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Oxford-AstraZeneca vaccine supply ‘a bit bumpy’

Credit: Russell Cheyne/PA Wire/PA Images

Oxford-AstraZeneca vaccine supply ‘a bit bumpy’

The supply of the Oxford-AstraZeneca vaccine is “a bit bumpy”, the First Minister has said.

But the pharmaceutical firm has told Nicola Sturgeon it was working to put manufacturing on a more “sustainable” footing.

Sturgeon said the plan to vaccinate all over 80s by the end of January was still on track and those over 70 will shortly begin receiving appointment letters for February.

The aim is to have all those on the Joint Committee on Vaccination and Immunisation (JCVI) priority list to have had the first dose of the vaccine by early May, but this will depend on adequate supply of the vaccine.

On AstraZeneca, Sturgeon said: “The supplies, by dint of the manufacturing process, are a bit bumpy at the moment.

“They would expect them to level out and become much more sustainable at a certain level as we go further into this year, but at this early stage they are a little bit bumpy and this is reflected of course in the supplies coming into Scotland.

“But as we get supplies, our job is to get them to people and to get people vaccinated as quickly as possible.”

The temporary hospital NHS Louisa Jordan has been established as a major vaccination site delivering “thousands of vaccinations” each day, in addition to those being given at GP surgeries across Scotland, Sturgeon added.

But the British Medical Association (BMA) in Scotland has warned that “patchy” supply was making it difficult to plan appointments.

Speaking on the BBC’s Politics Scotland, Dr Andrew Buist, a GP in Blairgowrie and chair of the BMA’s GP committee in Scotland, said: “We can't send out appointments to patients until we're sure we have the vaccine in our fridge.

"We were given 100 doses on Monday. We used that all up by Friday. We don't want to send out appointments to patients until we know that we can definitively vaccinate them otherwise patients get very upset."

And when asked about the different pace of delivery compared to England, Sturgeon insisted all four nations of the UK were working towards the same target, but Scotland appeared further behind because it had prioritised care home residents.

She said: “The reason why there’s a slightly different pace at the moment is because we started in Scotland, as the JCVI recommended we did, in care homes.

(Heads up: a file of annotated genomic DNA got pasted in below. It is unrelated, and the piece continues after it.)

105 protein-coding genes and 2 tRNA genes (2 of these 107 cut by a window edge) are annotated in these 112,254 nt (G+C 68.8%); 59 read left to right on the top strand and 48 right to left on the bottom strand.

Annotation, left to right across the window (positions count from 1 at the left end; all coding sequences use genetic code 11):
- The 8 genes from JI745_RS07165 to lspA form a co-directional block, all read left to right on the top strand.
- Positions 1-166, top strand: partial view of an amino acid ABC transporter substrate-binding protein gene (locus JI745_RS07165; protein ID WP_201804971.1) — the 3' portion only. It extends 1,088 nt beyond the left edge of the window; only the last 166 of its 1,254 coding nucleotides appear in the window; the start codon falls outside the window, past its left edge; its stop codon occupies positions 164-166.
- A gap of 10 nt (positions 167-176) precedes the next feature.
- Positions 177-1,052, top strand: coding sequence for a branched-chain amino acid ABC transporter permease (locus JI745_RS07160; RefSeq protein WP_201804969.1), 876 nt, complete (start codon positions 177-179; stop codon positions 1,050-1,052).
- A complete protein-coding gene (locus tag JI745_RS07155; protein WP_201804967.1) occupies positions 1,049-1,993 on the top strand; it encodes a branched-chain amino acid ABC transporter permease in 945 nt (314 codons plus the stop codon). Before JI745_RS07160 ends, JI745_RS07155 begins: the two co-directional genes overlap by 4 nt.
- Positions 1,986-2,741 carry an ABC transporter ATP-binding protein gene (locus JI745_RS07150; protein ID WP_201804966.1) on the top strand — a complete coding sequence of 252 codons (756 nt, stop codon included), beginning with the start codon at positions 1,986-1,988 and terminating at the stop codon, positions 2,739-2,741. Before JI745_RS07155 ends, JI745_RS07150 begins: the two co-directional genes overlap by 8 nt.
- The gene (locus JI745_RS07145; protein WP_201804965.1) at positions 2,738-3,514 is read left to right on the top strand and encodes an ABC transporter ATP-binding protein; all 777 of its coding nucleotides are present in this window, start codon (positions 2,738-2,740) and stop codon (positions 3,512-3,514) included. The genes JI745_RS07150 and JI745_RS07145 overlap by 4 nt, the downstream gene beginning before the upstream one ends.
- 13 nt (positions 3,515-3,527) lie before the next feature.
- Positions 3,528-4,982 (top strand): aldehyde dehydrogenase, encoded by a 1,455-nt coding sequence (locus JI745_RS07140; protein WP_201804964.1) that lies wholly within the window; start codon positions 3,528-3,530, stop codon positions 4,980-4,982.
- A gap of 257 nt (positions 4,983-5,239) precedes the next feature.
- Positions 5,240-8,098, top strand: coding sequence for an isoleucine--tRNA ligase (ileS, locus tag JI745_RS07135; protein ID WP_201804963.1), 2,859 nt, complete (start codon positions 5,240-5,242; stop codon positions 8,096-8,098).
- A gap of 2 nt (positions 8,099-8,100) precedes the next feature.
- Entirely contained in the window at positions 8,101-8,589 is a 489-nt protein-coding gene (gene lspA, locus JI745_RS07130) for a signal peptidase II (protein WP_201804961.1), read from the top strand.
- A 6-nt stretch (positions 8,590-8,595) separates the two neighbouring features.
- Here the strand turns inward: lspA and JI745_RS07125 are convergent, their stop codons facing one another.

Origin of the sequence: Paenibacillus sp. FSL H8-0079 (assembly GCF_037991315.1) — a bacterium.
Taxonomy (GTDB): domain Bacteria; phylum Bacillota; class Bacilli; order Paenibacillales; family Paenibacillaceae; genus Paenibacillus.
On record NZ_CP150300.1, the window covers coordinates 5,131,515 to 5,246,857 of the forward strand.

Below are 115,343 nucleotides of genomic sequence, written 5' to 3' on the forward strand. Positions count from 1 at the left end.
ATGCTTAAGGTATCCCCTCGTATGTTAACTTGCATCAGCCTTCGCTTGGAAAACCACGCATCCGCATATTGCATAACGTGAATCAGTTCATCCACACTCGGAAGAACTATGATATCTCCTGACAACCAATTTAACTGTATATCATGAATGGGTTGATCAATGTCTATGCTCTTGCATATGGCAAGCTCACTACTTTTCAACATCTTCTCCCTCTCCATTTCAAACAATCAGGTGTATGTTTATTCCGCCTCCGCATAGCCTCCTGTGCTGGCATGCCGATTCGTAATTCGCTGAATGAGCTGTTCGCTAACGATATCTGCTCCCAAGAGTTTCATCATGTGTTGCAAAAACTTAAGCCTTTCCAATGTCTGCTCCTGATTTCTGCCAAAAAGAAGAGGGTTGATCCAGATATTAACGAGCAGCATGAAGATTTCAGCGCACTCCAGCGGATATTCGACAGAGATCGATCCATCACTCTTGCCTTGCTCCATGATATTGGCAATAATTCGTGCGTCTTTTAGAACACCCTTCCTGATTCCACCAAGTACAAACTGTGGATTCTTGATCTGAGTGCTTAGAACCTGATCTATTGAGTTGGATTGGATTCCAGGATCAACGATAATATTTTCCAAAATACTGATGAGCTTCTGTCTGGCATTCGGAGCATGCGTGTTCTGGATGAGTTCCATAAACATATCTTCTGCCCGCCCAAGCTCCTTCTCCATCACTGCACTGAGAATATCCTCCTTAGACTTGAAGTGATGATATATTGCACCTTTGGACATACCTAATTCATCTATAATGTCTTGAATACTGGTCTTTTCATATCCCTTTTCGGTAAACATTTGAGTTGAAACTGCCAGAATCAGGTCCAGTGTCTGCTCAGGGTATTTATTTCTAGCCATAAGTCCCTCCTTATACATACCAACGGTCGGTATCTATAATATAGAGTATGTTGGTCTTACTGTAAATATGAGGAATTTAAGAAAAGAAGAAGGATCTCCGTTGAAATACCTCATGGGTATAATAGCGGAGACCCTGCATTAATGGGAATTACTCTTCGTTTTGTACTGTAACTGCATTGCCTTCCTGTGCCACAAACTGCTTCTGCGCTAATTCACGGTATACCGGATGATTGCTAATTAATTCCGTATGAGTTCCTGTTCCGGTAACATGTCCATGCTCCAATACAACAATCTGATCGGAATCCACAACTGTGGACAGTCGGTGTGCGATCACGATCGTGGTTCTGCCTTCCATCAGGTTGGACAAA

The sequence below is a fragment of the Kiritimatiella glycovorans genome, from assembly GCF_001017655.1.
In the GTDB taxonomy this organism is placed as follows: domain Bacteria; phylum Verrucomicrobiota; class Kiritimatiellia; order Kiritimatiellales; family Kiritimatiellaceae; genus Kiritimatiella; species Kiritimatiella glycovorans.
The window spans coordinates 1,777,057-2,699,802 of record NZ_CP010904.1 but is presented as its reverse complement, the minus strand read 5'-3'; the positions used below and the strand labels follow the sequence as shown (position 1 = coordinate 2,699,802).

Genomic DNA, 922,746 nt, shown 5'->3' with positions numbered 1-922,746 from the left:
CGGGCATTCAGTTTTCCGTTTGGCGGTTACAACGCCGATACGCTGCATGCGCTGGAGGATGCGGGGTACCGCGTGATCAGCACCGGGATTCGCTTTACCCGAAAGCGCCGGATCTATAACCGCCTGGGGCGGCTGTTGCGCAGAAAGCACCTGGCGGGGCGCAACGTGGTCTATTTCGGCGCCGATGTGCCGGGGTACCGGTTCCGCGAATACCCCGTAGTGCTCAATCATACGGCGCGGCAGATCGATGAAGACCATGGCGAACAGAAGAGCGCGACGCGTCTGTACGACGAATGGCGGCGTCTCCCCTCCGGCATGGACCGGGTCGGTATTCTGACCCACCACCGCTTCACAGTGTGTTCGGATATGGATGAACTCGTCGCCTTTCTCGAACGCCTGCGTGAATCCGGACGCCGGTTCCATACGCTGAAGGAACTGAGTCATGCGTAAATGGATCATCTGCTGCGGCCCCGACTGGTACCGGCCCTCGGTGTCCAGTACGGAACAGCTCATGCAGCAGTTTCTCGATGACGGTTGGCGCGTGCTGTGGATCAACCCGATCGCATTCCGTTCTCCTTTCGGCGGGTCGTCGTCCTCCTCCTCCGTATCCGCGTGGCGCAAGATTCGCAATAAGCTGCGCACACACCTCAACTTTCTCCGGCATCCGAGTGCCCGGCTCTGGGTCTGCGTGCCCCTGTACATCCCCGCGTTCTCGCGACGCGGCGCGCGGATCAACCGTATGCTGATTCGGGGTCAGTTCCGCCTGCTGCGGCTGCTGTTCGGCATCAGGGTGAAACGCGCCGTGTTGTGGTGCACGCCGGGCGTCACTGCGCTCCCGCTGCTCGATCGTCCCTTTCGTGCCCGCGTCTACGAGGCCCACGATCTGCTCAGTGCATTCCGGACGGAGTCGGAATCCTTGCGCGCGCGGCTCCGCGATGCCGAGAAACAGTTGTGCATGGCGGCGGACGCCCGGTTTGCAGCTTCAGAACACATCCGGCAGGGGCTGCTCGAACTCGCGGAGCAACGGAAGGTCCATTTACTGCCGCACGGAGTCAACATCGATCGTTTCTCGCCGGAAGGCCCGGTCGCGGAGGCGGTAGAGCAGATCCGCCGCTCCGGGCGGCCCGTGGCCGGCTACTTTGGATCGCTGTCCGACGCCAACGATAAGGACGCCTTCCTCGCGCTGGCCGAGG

“Taking the Pfizer vaccine into care homes, vaccinating elderly care home residents, is a bit more labour intensive and time consuming, but we have focused on that first so we are now, I think, about 80 per cent through the vaccination of care home residents.”

She said the pace of vaccination would pick up as the focus turned to community groups.

Nadhim Zahawi, the minister responsible for the vaccine rollout in England, earlier said around 50 per cent of care home residents have been vaccinated.

However, the Scottish Conservatives have warned that if rollout slows in Scotland, delivery targets will be missed.

Tory MSP Donald Cameron said: “The Scottish Government have received more than enough vaccine doses from the UK Government. Any supply issues, like those that BMA Scotland have said GPs are experiencing, are Nicola Sturgeon’s responsibility alone.

“These delays in the SNP’s rollout cannot be explained only by prioritising care homes, as the Scottish Conservatives argued should happen from the beginning.

“We are all hoping this vaccine delivery is a success but the SNP’s track record of delivery doesn’t inspire confidence. The flu jab rollout was a shambles and this slowdown raises the concern that the COVID vaccine delivery will go in the same direction.”

Sturgeon also announced that a new £5m NHS medicine delivery service would be established by the end of the month to help people access prescriptions. It is expected to remain operational until at least the end of March.

A £57m fund to support taxi drivers meet their fixed costs and £750,000 to provide unpaid carers with grants was also announced.

The Scottish cabinet will meet tomorrow to discuss any further changes to be made to lockdown rules, with the First Minister to make a statement to parliament in the afternoon.

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